- Chris Wylie described to a London audience how Cambridge Analytica’s “insanely” effective operations targeted voters.
- He said that programs associated with their work had conversion rates as high as 10%, more than 10 times greater than comparable efforts.
- It comes after Wylie’s work was derided by US political operatives who claimed that Cambridge Analytica’s “secret sauce” was nothing of the sort.
- Wylie says he has given documentation of the figures to The Observer, which has yet to publish them.
The whistleblower behind the Cambridge Analytica scandal has refuted claims that the company’s much-vaunted micro-targeting technology doesn’t actually work.
Chris Wylie, the 28-year-old who sparked a scandal around alleged misappropriation of Facebook data by his old employer, said that its micro-targeting efforts were 10 times more effective that those of rivals.
At a talk in London on Monday night attended by Business Insider, Wylie cited statistics for the first time attempting to quantify the effectiveness of the micro-targeting campaign Cambridge Analytica and its associates undertook.
Wylie said that Cambridge Analytica content present on social networks had conversion rates more than 10 times higher than rival firms, which he called “insanely high.”
It’s an implicit rebuke to claims from US political operatives, published by Business Insider, that Cambridge Analytica did not actually have the “secret sauce” it claimed.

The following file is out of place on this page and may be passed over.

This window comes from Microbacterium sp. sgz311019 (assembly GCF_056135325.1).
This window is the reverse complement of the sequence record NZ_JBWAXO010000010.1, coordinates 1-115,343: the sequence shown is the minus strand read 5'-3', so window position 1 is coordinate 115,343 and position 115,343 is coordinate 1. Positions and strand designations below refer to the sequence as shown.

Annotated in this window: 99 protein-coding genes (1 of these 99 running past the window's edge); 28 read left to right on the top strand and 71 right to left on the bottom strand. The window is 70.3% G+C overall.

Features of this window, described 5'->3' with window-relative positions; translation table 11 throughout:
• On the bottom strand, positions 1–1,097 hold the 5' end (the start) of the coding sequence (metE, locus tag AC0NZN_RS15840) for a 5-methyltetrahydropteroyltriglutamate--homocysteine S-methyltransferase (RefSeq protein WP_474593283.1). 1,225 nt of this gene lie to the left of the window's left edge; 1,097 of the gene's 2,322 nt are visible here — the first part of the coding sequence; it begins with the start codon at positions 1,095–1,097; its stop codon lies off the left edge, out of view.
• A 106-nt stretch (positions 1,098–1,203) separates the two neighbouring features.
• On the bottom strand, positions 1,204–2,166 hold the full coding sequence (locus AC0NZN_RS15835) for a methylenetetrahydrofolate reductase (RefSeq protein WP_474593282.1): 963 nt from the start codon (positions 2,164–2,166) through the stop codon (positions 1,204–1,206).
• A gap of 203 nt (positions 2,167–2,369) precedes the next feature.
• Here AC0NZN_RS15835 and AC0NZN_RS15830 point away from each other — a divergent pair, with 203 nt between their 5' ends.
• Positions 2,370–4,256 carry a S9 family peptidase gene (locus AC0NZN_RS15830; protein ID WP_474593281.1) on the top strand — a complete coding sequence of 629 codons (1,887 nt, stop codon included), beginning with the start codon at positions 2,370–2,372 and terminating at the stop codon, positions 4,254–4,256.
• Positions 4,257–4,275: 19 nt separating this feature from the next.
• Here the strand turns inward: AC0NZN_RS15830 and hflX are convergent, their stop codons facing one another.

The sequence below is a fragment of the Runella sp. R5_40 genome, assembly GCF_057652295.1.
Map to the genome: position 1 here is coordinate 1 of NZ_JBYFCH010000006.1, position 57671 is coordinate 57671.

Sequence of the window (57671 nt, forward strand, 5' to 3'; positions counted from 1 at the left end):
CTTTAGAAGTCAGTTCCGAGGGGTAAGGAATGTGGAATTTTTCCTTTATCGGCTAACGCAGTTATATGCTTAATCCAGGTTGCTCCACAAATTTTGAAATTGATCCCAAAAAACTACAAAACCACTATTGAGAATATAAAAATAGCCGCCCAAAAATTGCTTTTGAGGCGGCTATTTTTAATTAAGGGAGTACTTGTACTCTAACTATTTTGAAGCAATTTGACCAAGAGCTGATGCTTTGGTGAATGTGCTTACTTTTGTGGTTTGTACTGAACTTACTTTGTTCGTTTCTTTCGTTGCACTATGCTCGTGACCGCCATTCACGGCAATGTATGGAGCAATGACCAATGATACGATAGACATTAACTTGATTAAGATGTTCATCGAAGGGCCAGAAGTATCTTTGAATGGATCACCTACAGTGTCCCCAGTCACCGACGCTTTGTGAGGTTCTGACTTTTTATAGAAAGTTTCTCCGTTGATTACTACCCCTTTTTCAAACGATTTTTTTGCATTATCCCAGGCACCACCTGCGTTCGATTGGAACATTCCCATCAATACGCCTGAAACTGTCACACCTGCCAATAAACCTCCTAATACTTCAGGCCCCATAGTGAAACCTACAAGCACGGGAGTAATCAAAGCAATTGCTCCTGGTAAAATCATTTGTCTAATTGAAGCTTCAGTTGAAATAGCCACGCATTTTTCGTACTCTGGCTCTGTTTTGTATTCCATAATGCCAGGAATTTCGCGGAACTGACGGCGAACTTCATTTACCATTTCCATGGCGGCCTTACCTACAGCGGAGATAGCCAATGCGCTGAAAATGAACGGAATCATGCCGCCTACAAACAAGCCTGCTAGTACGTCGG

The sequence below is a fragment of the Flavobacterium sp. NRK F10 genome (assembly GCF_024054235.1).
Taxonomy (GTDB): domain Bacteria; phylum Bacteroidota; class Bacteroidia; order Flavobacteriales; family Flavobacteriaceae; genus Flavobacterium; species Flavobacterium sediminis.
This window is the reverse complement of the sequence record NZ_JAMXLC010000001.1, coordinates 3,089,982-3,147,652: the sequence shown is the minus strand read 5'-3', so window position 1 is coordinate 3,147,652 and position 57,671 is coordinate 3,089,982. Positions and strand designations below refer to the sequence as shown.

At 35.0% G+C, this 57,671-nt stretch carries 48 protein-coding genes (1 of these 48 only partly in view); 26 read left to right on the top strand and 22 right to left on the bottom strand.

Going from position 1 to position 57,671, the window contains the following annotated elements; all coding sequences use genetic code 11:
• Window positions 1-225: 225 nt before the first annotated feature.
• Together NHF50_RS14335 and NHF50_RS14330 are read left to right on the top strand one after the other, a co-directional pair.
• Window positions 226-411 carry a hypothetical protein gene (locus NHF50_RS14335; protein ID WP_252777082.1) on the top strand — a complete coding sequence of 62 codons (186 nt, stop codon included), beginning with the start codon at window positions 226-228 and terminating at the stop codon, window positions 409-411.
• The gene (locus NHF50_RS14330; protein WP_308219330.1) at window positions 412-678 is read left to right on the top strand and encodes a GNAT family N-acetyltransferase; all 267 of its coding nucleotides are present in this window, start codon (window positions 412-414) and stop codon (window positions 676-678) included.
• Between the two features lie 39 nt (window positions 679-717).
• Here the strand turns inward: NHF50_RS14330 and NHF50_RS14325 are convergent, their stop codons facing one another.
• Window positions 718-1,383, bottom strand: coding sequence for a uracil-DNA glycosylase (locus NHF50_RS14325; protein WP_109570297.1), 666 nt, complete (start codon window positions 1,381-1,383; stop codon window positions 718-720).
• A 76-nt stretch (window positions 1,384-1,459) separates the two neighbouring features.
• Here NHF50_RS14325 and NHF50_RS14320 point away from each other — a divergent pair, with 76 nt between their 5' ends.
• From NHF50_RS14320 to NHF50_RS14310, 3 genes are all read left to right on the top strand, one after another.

An ad’s conversion rate describes how often somebody does the tangible thing the ad is asking them to do, which could be to join a mailing list or to buy something.
It is a higher bar than a clickthrough, which could see someone follow a link but do nothing else.
Cambridge Analytica had ‘insanely high conversion rates’
Most ads have a conversion rate of 1% or less, Wylie told the audience at the Frontline Club in central London – but he saw evidence that Cambridge Analytica’s ads had conversions as high as 10%.
Wylie said that he had provided more detailed documents and figures to The Observer newspaper, but that it had so far declined to publish them.
Wylie said he saw the rates in documentation produced by AggregateIQ, a Canadian data company in the same umbrella group as Cambridge Analytica.
Here’s his quote in full:
“So AIQ, when I was at Cambridge Analytica and we were working with AIQ, they, one of the things I gave to The Guardian, though they haven’t been published, is conversion metrics.
“They have insanely high conversion metrics – a conversion is where somebody not only clicks on the material that you’re presenting to them, but then follows through on a particular action.
“Typical online ads, you’ll have a conversion rate of a per cent maybe, and that’s often good, you’ll have less than a per cent. I’ve seen programs that AIQ has run that were 7%, 10% conversions. That’s the power of data, that’s the power of targeting.”
The description runs contrary to that of some Cambridge Analytica clients in the US.
Rick Tyler, a former comms director on Ted Cruz’s presidential campaign, told Business Insider’s Allan Smith that they used Cambridge Analytica and found that their software ultimately “didn’t deliver.”
Smith said the company’s ineffectiveness is an “open secret” in US political circles.
Kurt Bardella, a former spokesman for Breitbart News (which with Cambridge Analytica has common links to conservative billionaire Richard Mercer), described the company’s sales pitch as “fancy fake science.”